Your 10-second guide to today's Australian jobs report

Bill Pugliano/Getty ImagesAustralian employment growth has slowed rapidly this year.

Australia’s April jobs report will be released later today.

After soaring last year, employment growth has slowed rapidly in early 2018, bucking the trend seen in most leading labour market indicators over the same period.

They suggest employment should still be growing at a decent clip, only it isn’t.

As such, Australia’s unemployment rate still remains at 5.5%, above the level where wage growth is expected to accelerate.

Given Australia’s weak March quarter wage price index (WPI) report released earlier this week, showing annual wage growth remained steady at 2.1% despite strong employment growth, there’ll be plenty of interest in today’s report, especially on whether there’s been any progress in reducing the amount of underutilised workers that exist within the labour market at present.

Here’s the state of play.

  • In March, employment increased by 4,900 in seasonally adjusted terms, missing expectations for an increase of 20,000.
  • Full-time employment fell by 19,900, masked by an increase in part-time employment of 24,800.
  • Mirroring the small increase in employment, total hours worked increased by 4.5 million hours to 1.74 million hours. This followed an increase of 22 million hours in February.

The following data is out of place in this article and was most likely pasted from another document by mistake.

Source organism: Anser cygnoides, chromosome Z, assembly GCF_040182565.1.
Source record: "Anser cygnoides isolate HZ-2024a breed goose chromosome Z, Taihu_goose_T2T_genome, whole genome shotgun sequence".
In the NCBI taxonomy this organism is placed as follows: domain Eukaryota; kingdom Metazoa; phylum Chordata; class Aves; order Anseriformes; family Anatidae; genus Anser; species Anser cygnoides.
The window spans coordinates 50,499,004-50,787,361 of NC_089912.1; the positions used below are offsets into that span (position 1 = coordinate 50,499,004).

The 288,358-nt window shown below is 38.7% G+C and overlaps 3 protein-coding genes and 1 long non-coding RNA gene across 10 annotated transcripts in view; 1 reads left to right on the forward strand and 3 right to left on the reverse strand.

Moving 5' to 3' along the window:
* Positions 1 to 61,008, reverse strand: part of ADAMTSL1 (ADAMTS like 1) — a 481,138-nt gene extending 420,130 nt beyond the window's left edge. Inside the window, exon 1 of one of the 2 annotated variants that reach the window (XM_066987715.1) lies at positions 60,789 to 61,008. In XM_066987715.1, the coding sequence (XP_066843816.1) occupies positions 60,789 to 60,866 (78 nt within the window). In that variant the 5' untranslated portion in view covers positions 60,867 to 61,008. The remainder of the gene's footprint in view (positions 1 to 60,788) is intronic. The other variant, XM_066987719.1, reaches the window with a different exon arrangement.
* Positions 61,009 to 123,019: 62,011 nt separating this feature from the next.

• Trend employment growth, eliminating much of the monthly volatility in the seasonally adjusted figures, slowed to 14,000, well below the 40,000 plus level seen less than a year ago. This demonstrates the slowdown in employment seen in recent months.
  • Over the year, full-time employment increased by 226,900 in seasonally adjusted terms, outpacing a 140,200 lift in part-time workers. Combined, total employment rose by a still-brisk 367,100.
  • Despite the soft monthly result, the unemployment rate held steady at 5.5%, in line with market expectations. The lack of movement was due to a dip in labour force participation which fell from 65.6% to 65.5%.
  • The size of Australia’s labour force — measuring the number of Australians in employment or who are actively seeking work — rose by 2,500 to 12.221 million.
  • With employment increasing by 4,900 over the same period, that saw the total number of unemployed Australians fall by 2,400 to 730,200.
  • In April, economists expect employment growth to improve.
  • Of the 23 polled by Bloomberg, the median forecast looks for an increase of 20,000. Individual forecasts range from an increase of between 10,000 to 30,000. No one expects employment to decline.
  • With participation expected to hold at 65.5%, unemployment is tipped to remain at 5.5%.
  • With no underemployment or underutilisation figures contained in today’s report, markets will look to the split between full and part-time employment, total hours worked, along the unemployment rate, to gauge whether labour market conditions tightened or loosened during the month.
  • In a speech delivered earlier this week, RBA Deputy Governor Guy Debelle said the unemployment rate is “the most useful single statistic to assess the state of the labour market”.
  • That provides a clear-cut answer as to what’s likely to drive movements in financial markets following the release.

The jobs report will be released at 11.30am AEST.

Business Insider will have all of the facts and figures, along with the implications, as soon as it hits the screens.

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